“Surely, this isn’t the place,” Helene said.

“Maybe that guy had it wrong?” Dr. Bob said. “Maybe Survivorfest is at The Opolis or Lloyd Noble.”

“Lloyd Noble wouldn’t really make sense, though,” Helene corrected. “It’s too big; there are too many entrances and exits to secure. There’s really no way to monitor what goes on everywhere at all times.”

“Or maybe Survivorfest isn’t real at all,” Patrick offered soberly, though it was clear he didn’t want to believe that was the case.

“I feel almost like Dorothy reaching Oz to discover there’s no wizard,” James said, disappointed yet slightly amused by the irony. And he was doubly amused when he realized he must look a bit like the Tin Man in his suit of armor.

The disheartening idea that they may have come so far, risked their lives and raised their hopes for nothing was a complete shock for Dave, who had never once considered this possibility. The question of what to do now was both so unexpected and so unfair that he picked up a chunk of broken sidewalk and hurled it at the front of the building. It struck the ruins with an unimpressive crack and broke in half when it struck the street again.

Then a pair of eyes appeared in a broken-out window—clear, bright green eyes with fully-functioning eyebrows capable of displaying the entire spectrum of human emotion, set in the healthy pink flesh of a man fighting his baldness with the oldest weapon in the book: the obvious comb-over.

“Hello,” he feebly offered with a half-wave, obviously half-expecting the strangers to cut his head off anyway, just to make sure.

They all turned their attention to him at once, simultaneously relieved, yet hesitant to completely believe in Survivorfest again. He was, after all, just one man.

After they traded names—his was Pete Schroeder—he settled their fears of Survivorfest’s nonexistence by promising that there were more than three dozen others like him and explaining that they’d simply avoided visibility from the street to prevent their undead audience from showing up too early.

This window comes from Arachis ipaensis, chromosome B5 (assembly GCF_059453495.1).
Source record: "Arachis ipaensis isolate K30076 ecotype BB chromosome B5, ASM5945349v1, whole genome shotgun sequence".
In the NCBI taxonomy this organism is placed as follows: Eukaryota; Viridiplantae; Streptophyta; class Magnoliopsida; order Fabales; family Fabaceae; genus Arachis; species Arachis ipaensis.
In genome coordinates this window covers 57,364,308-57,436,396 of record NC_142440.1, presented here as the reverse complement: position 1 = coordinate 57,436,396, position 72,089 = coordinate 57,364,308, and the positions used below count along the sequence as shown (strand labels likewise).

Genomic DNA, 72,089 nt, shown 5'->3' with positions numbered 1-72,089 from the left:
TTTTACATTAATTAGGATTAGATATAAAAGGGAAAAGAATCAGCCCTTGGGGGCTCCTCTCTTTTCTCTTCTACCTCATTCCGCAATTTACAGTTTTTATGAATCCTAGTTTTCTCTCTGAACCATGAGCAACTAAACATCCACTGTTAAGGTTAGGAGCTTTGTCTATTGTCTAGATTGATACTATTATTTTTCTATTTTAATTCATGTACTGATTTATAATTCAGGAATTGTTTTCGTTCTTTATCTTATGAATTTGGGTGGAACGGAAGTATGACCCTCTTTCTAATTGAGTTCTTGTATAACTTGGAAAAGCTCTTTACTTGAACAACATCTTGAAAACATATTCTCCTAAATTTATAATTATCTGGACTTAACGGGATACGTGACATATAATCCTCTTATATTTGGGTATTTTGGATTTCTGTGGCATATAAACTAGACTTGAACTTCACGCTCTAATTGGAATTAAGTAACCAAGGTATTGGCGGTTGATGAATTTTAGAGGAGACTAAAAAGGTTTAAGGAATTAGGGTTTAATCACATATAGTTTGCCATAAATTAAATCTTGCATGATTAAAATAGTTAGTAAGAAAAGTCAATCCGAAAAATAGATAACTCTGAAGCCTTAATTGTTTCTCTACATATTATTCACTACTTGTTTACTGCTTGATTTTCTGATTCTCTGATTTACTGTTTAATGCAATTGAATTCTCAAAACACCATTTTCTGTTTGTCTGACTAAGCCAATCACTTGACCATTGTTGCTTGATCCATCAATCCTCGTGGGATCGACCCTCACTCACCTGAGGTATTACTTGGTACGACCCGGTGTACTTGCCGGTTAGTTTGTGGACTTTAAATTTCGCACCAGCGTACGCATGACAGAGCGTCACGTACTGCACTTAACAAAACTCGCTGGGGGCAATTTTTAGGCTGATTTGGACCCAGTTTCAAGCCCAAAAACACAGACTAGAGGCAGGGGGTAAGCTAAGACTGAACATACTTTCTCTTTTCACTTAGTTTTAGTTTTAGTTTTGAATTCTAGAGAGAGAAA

He led them up the makeshift rope ladder they’d installed to reach the roof, the clunky.45 he’d brought to greet them with, in case they turned out to be unfriendly, rattling in its holster.

Up top, they were introduced to Glen, Larry and Randall of the sniper squad, and Frank and Jeff, who were busy setting up elaborate stage lights and teetering stacks of amps, which pointed in all directions, and prepping the generators. Pete explained that he, Frank and Jeff had some experience with musical instruments, and as they played, the trio of sharpshooters would snipe barrels of gasoline strategically placed throughout the surrounding streets, far enough away that any flaming zombie would burn to a cinder before stumbling into The Deli and setting the already destroyed building ablaze. Another forty armed men and women sat around on the rooftop, playing cards and cleaning their weapons.

It seemed to be a carefully planned operation after all, except The Gunship didn’t know when they would get to play. It seemed Survivorfest already had its band, which they’d half-expected. They shrugged off the setback and contented themselves as rooftop gunmen. That actually sounded just as fun, yet it had been so long since the three of them had been able to play music together in public that they still longed for the opportunity.